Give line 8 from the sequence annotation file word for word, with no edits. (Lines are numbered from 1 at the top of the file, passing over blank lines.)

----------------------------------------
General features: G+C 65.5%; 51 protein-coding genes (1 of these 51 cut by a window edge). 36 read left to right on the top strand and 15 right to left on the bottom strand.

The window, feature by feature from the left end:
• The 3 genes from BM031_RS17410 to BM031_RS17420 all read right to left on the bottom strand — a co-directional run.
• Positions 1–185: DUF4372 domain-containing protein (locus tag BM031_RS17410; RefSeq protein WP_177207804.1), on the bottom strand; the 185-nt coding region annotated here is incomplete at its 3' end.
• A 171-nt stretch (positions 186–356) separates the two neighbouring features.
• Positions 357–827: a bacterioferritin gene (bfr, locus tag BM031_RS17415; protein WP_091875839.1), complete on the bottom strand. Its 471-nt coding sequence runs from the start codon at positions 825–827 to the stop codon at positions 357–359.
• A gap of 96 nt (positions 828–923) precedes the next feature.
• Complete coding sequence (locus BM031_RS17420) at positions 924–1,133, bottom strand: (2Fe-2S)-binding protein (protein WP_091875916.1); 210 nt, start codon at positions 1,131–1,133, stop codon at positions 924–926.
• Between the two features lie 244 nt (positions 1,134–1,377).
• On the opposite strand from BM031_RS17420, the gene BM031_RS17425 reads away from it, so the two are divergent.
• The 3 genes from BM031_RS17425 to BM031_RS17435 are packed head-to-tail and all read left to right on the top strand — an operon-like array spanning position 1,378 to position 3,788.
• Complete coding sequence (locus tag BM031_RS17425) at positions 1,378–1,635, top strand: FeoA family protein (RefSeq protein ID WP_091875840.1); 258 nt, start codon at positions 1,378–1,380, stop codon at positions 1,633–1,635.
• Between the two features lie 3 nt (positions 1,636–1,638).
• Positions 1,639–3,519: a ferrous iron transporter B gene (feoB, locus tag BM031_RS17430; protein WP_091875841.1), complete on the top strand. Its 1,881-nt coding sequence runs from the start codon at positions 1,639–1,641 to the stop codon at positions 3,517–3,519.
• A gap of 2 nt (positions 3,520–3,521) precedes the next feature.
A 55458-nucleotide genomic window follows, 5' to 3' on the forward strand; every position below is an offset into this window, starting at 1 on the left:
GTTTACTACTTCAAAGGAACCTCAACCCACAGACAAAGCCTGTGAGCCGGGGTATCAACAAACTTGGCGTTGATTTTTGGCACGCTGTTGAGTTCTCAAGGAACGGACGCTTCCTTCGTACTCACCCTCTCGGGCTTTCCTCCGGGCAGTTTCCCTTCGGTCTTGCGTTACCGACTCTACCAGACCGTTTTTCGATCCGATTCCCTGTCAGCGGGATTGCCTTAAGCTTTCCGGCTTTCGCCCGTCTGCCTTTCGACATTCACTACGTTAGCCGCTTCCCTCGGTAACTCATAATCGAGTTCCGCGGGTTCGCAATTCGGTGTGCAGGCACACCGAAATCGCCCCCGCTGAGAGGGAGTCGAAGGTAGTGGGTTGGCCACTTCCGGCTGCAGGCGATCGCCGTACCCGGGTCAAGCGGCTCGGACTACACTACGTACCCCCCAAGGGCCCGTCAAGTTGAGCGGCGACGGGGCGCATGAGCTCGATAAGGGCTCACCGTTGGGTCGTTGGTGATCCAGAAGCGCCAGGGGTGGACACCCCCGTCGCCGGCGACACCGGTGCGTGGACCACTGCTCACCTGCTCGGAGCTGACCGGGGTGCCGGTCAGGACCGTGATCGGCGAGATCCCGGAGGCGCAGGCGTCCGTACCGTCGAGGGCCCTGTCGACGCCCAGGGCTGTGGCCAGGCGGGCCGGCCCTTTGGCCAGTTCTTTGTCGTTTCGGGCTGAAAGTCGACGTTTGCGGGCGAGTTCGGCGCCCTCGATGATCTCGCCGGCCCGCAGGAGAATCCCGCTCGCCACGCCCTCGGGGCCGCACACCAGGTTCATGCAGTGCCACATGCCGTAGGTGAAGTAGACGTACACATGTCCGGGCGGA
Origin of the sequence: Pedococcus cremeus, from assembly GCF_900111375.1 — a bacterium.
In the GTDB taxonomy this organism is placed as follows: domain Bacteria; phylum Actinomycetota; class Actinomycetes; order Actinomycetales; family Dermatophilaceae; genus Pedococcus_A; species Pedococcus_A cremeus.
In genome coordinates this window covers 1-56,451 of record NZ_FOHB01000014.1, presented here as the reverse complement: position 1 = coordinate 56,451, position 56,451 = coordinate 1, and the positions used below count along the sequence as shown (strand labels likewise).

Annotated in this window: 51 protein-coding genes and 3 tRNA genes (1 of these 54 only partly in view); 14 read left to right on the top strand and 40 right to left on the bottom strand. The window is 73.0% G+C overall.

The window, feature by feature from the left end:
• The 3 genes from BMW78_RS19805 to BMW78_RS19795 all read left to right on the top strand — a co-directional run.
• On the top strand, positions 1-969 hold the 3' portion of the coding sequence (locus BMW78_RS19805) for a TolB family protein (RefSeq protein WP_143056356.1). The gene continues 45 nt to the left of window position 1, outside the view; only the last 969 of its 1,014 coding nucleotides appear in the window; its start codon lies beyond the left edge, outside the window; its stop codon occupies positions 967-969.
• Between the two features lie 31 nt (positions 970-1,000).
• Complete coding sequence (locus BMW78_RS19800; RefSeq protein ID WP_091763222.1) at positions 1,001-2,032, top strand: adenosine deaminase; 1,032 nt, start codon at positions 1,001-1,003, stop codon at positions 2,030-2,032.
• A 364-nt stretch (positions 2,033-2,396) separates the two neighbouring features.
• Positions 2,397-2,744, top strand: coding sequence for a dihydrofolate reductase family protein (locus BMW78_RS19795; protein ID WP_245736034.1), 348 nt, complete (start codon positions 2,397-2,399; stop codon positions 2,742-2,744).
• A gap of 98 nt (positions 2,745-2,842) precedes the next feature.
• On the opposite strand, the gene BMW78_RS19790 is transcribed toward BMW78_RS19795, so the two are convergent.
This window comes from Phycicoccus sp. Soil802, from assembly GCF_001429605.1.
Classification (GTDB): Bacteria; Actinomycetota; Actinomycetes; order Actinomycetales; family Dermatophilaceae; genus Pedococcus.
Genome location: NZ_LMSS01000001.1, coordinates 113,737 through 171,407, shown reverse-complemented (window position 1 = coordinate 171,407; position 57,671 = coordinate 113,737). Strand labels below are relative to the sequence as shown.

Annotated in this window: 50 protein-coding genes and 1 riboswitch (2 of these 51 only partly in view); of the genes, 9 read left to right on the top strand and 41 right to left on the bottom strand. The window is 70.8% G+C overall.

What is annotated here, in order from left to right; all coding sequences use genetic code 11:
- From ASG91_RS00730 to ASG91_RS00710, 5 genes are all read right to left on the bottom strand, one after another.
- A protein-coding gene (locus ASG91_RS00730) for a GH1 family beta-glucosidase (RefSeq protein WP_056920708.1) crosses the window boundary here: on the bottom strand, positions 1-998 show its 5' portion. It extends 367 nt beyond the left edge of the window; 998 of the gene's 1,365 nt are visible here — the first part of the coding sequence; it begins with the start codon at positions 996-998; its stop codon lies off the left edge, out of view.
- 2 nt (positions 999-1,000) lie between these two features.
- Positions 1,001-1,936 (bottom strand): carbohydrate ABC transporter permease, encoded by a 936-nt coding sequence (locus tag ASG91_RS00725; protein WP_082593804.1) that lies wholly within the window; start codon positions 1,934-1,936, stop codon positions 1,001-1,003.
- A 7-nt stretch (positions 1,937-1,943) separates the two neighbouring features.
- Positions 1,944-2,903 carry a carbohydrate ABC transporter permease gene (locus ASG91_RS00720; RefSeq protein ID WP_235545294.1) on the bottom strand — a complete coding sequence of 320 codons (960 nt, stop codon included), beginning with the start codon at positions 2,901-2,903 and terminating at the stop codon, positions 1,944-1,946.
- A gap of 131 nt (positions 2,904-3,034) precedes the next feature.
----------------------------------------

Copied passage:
• Complete coding sequence (locus BM031_RS17420) at positions 924–1,133, bottom strand: (2Fe-2S)-binding protein (protein WP_091875916.1); 210 nt, start codon at positions 1,131–1,133, stop codon at positions 924–926.